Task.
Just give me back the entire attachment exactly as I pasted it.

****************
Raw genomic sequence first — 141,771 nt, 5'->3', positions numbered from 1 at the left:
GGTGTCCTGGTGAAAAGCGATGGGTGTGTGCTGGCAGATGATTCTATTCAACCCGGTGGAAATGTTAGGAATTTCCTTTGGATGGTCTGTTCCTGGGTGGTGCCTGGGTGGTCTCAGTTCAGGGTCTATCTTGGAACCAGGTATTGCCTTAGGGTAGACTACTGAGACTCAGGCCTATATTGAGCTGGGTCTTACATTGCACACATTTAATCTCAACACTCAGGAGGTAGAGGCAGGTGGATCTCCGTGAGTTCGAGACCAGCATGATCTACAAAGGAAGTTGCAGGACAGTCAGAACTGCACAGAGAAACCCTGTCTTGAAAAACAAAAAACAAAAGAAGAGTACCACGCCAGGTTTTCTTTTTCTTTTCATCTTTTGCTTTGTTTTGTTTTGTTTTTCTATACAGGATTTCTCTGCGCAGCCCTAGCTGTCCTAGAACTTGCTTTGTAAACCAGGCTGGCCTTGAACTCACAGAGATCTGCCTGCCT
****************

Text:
Raw genomic sequence first — 141,771 nt, 5'->3', positions numbered from 1 at the left:
GGTGTCCTGGTGAAAAGCGATGGGTGTGTGCTGGCAGATGATTCTATTCAACCCGGTGGAAATGTTAGGAATTTCCTTTGGATGGTCTGTTCCTGGGTGGTGCCTGGGTGGTCTCAGTTCAGGGTCTATCTTGGAACCAGGTATTGCCTTAGGGTAGACTACTGAGACTCAGGCCTATATTGAGCTGGGTCTTACATTGCACACATTTAATCTCAACACTCAGGAGGTAGAGGCAGGTGGATCTCCGTGAGTTCGAGACCAGCATGATCTACAAAGGAAGTTGCAGGACAGTCAGAACTGCACAGAGAAACCCTGTCTTGAAAAACAAAAAACAAAAGAAGAGTACCACGCCAGGTTTTCTTTTTCTTTTCATCTTTTGCTTTGTTTTGTTTTGTTTTTCTATACAGGATTTCTCTGCGCAGCCCTAGCTGTCCTAGAACTTGCTTTGTAAACCAGGCTGGCCTTGAACTCACAGAGATCTGCCTGCCT